A huge part of X-men: First Class' appeal lies in it's refreshing approach, as Director Matthew Vaughn (Lock, Stock and Two smoking barrels, Stardust, Kick-Ass) shows its audience where everything began, focussing heavily on the development of the complex relationship between Magneto and Charles Xavier, played by James McAvoy (Atonement, Becoming Jane). The most intense and moving scenes however originates from the very 'attractive' Erik Lehnsherr himself, masterfully played by Michael Fassbender (Jane Eyre, Inglorious Basters, 300). Magneto's lust for revenge not only humanizes this villain, but it also gives a new level of depth to the X-men saga. In fact,  a viewing of First Class enhances viewings of the previous series installments with new levels of profoundness.

"Magneto's lust for revenge not only humanizes this villain, but it also gives a new level of depth to the X-men saga."

The other really interesting side to the film is the relationship between The Beast and Mystique, as they battle with their fears of social rejection, in a world where they are clearly out of sorts. In truth, the discussions they have stand as a striking parralel to anyone who has faced social prosecution at the hands of others. The ensemble cast's acting in general is very impressive for this type of movie, with special mention to baddy Kevin Bacon, the beastly Nicholas Houly, shapesifting Jennifer Lawrence and the only really noteworthy human in the cast, Rose Byrne.

But please don't let the above discussion concern you – Inbetween all the scenes of fantastic dialogue and acting is a great balance of amazing action sequences with new and old mutants, showing off their powers by means of spectacular CGI effects. Some scenes in particular will leave you gasping, mainly due to their sheer awesomeness. Whilst some mutants' powers might leave you more confused than impressed, most will have you jealous of what they can do with as little as a swing of the hips.

It's this impeccable balance between drama & action, light & dark as well as the brilliant pace that makes X-men First: Class the best of the series and also one of the best superhero movies I have had the pleasure of seeing.

Target practice gone wrong, horribly.
Highlight: A riveting final confrontation at sea results in more than a few 'WOW' moments.

Rating: 4-and-a-half Meerkat Tails out of a possible 5

Wednesday, June 1, 2011

Source Code

Last year’s Inception seems to have rejuvenated the Sci-Fi genre, as its success has proven that the world is once again ready for a deliberate sprinkling of future technology, complicated & misleading plotlines and brave heroes to entertain them on screen. Source Code, starring Jake Gyllenhaal (Jarhead, Prince of Persia, Donnie Darko), is one such movie and thankfully, it does more than a few things right.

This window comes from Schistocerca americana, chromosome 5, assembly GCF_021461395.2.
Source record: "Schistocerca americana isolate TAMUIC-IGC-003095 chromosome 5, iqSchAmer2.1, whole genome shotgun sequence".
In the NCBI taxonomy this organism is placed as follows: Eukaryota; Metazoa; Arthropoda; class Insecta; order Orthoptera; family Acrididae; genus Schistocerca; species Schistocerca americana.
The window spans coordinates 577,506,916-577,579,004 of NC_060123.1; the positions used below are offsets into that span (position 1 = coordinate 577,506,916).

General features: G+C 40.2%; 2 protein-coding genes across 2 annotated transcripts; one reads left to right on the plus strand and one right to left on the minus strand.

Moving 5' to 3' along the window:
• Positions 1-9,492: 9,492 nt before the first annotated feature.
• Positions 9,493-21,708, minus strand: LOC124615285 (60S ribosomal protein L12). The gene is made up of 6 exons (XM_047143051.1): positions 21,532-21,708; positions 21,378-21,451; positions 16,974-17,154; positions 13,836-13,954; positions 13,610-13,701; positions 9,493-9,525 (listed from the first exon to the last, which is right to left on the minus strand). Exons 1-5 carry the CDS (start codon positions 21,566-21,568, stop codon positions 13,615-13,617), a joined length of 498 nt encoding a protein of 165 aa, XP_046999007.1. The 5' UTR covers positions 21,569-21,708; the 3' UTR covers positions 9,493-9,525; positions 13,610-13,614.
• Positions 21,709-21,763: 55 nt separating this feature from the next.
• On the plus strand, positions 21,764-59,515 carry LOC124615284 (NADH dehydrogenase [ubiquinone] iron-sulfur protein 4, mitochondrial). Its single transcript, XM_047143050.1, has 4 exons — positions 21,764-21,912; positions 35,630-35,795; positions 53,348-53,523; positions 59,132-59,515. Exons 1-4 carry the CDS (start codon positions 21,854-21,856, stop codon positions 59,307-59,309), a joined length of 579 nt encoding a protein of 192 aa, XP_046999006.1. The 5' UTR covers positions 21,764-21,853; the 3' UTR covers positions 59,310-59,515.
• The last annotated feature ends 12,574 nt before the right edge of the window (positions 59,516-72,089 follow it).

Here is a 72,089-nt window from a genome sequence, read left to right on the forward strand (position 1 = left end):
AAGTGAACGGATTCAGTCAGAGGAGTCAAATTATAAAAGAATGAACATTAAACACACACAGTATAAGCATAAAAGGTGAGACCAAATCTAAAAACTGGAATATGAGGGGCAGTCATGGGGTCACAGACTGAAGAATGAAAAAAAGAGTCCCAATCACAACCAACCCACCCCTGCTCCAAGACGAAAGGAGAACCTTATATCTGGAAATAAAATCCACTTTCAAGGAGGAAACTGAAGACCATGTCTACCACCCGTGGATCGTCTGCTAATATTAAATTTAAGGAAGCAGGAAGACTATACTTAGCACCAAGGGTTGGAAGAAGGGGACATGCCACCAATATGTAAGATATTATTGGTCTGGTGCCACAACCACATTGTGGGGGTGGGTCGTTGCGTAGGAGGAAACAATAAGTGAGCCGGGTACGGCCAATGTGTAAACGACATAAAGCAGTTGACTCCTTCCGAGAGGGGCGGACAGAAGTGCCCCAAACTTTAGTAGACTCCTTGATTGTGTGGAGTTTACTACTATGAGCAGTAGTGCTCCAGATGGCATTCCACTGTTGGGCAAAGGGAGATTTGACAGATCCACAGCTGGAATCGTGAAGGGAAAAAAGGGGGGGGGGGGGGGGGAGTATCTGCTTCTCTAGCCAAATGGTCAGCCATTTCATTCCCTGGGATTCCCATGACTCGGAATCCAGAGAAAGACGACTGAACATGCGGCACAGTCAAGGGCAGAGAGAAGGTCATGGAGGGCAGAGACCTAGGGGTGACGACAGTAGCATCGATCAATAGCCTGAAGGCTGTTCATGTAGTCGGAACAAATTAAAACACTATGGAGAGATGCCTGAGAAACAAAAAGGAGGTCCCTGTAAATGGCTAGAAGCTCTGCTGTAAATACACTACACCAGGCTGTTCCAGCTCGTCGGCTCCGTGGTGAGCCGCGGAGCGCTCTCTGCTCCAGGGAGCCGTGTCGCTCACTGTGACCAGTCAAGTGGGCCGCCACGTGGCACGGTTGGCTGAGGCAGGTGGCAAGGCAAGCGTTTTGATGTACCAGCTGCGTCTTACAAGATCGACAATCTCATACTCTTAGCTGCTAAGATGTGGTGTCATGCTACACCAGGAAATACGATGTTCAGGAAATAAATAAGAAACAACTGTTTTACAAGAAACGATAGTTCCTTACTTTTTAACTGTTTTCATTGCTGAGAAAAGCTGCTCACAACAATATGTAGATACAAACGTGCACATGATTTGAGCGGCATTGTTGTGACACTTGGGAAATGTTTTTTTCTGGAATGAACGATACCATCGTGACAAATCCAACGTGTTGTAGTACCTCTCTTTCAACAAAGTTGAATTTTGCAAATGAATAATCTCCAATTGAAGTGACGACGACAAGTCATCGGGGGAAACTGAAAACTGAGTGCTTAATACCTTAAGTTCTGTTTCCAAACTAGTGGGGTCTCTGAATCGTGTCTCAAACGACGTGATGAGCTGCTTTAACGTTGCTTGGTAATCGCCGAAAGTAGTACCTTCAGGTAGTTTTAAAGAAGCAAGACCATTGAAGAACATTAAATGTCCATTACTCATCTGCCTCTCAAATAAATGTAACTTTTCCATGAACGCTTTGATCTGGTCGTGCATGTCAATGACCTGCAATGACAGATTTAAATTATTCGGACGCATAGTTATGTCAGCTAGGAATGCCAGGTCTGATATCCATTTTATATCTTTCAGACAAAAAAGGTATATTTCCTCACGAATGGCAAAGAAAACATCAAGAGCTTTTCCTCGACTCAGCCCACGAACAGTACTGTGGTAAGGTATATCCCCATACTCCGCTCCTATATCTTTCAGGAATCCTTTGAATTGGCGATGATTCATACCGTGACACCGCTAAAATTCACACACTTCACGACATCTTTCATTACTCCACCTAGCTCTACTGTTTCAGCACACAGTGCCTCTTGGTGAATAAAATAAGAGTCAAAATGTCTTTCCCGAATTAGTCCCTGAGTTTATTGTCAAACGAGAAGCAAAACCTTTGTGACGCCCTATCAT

With the risk of simply regurgitating the entire plotline in the form of a review (as many reviewers tend to do) taken into consideration: I won’t say a lot about the plot, as most of the film’s magic comes from the process of trying to figure out what exactly is actually happening and even more importantly, what is actually NOT happening.

Many reviewers will probably tell you that Source Code has an extremely complex story structure, but when you strip it down to its bare essentials, you’ll realize that it’s actually very straightforward. The real achievement here by Director Duncan Jones (Moon) is how he manages to masterfully hide most of the major plot revelations, only gradually revealing them very far into the film. Luckily for the viewer, the protagonist is just as lost and confused, as you both try to figure out what is the best plan of action under the confusing circumstances. It is this mutual mystery that keeps the film moving forward, even though you’re essentially just watching the same 8 minutes over and over again (This will make sense when you watch the film).

"The real achievement here by Director Duncan Jones is how he manages to masterfully hide most of the major plot revelations, only gradually revealing them very far into the film."

As most of the film is very action-heavy, Gyllenhaal probably won’t receive any award mentions, even though his performance is quite fittingly excellent and consistent throughout the film. The two supporting female actresses, Michelle Monaghan (Due Date, Gone Baby Gone) and Vera Farmiga (Up in the Air) are both just as brilliant, with special mention to Farmiga, delivering a very powerful performance that elevates many of the film’s more dramatic moments above the heights of your typical Sci-Fi action fest. The only disappointing and even slightly irritating performance comes from Jeffrey Wright (Quantum of Solace, Casino Royale, Syriana), as he delivers his lines so over-dramatized that it's hard to take him serious. 

The film’s soundtrack is quite typical action flick stuff and effectively imbues many scenes with a high level of intensity. But in some cases, the music just seems a bit too dramatic and even feels a bit overpowering and forced. The film’s special effects are great throughout, but to be honest, there was very few scenes that truly impressed with their CGI brilliance –These are however two very small chips in a beautiful gem of a cinema experience.

Source Code is an excellent Popcorn movie that might lead to a few entertaining discussions about the space-time continuum afterwards – Just don’t expect something that will change your outlook on life.

This scene is less cheesy than it seems, really.

Rating: 4 out of 5 Meerkat Tails